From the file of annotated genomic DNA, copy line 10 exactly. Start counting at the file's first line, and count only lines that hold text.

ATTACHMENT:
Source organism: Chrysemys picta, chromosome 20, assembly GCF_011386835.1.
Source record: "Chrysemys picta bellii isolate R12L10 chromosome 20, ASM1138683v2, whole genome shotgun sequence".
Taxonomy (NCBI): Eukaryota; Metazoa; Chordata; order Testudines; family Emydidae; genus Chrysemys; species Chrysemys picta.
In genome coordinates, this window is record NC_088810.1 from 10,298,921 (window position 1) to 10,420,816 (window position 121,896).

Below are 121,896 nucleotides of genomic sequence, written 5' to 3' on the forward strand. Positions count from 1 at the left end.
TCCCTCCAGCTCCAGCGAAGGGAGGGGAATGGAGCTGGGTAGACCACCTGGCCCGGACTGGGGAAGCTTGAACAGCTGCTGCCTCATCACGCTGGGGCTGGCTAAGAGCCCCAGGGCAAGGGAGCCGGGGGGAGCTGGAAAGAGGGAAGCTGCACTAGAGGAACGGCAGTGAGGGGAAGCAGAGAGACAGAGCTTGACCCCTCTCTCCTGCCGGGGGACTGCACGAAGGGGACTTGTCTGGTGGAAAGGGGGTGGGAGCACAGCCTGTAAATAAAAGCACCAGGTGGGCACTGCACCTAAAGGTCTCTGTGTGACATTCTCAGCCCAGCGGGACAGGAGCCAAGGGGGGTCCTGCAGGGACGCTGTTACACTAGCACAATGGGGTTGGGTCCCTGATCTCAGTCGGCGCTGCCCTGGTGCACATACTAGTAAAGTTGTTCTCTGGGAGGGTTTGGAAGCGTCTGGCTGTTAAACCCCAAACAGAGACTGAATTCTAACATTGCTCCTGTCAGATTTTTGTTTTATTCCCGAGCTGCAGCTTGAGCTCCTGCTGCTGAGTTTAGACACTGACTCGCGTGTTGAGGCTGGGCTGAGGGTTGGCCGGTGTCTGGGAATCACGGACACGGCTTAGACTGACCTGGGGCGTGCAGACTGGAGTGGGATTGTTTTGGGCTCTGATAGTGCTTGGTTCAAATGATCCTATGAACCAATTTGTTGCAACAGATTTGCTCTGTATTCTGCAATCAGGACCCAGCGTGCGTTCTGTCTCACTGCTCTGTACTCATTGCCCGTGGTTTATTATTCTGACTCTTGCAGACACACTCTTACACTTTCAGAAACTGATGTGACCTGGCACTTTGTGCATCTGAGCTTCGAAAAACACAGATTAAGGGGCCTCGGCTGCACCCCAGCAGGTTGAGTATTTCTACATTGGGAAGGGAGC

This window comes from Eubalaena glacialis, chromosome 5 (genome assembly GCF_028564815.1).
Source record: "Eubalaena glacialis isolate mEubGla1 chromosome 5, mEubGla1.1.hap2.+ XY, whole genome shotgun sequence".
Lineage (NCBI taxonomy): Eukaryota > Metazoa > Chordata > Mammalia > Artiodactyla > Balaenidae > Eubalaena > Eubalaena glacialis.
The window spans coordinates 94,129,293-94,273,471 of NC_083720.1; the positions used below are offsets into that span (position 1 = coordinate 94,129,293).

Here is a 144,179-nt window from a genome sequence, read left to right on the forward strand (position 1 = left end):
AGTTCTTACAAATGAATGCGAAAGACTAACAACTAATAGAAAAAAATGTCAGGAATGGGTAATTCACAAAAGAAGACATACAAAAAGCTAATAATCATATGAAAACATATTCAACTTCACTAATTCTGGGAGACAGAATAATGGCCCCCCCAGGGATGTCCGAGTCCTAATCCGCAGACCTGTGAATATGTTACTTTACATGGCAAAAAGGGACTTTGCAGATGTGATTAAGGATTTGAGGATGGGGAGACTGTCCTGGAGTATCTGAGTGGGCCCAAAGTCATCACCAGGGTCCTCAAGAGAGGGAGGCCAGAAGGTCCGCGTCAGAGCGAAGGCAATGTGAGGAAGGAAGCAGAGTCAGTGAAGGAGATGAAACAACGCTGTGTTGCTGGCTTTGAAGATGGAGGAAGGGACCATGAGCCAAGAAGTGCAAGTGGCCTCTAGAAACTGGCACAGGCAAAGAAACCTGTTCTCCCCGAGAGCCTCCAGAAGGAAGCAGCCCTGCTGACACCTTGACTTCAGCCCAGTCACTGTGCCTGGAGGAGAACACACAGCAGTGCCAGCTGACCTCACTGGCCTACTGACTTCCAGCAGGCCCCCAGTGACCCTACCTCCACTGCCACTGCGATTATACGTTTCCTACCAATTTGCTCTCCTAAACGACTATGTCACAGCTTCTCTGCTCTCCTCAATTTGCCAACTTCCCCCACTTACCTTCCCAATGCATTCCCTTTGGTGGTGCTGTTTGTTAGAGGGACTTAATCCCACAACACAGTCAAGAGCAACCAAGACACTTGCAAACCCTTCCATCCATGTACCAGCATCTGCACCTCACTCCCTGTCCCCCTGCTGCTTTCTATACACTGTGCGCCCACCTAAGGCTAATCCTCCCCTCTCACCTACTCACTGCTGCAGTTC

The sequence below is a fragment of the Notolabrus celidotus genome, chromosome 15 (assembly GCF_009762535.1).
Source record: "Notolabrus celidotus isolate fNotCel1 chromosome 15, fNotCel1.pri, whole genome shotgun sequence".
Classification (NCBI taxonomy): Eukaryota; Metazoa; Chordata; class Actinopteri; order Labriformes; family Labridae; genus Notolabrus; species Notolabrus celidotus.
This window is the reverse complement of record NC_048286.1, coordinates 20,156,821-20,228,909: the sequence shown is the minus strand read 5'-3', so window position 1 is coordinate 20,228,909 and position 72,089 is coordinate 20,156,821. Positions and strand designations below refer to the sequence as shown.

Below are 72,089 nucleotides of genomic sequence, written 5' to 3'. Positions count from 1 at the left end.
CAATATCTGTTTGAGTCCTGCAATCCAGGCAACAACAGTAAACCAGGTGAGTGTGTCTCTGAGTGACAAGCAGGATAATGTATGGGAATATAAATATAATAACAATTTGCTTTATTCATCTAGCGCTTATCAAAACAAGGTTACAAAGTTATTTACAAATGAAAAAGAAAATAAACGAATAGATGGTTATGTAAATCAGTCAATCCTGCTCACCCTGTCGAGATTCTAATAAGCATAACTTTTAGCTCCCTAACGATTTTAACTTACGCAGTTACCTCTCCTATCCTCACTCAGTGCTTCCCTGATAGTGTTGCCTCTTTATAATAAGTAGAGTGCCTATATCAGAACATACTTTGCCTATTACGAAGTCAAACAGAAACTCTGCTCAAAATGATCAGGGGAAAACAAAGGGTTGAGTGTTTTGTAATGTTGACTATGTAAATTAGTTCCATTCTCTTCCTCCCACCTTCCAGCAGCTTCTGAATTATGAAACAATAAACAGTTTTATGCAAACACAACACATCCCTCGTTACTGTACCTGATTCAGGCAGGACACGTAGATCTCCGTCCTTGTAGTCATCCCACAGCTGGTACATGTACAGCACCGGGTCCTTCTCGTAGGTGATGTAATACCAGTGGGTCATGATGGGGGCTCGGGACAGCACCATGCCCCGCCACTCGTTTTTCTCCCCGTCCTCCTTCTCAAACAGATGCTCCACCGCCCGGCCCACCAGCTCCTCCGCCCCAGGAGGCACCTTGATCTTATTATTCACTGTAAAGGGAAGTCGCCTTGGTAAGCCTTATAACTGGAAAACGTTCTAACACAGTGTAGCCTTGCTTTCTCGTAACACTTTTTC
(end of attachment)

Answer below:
The window spans coordinates 94,129,293-94,273,471 of NC_083720.1; the positions used below are offsets into that span (position 1 = coordinate 94,129,293).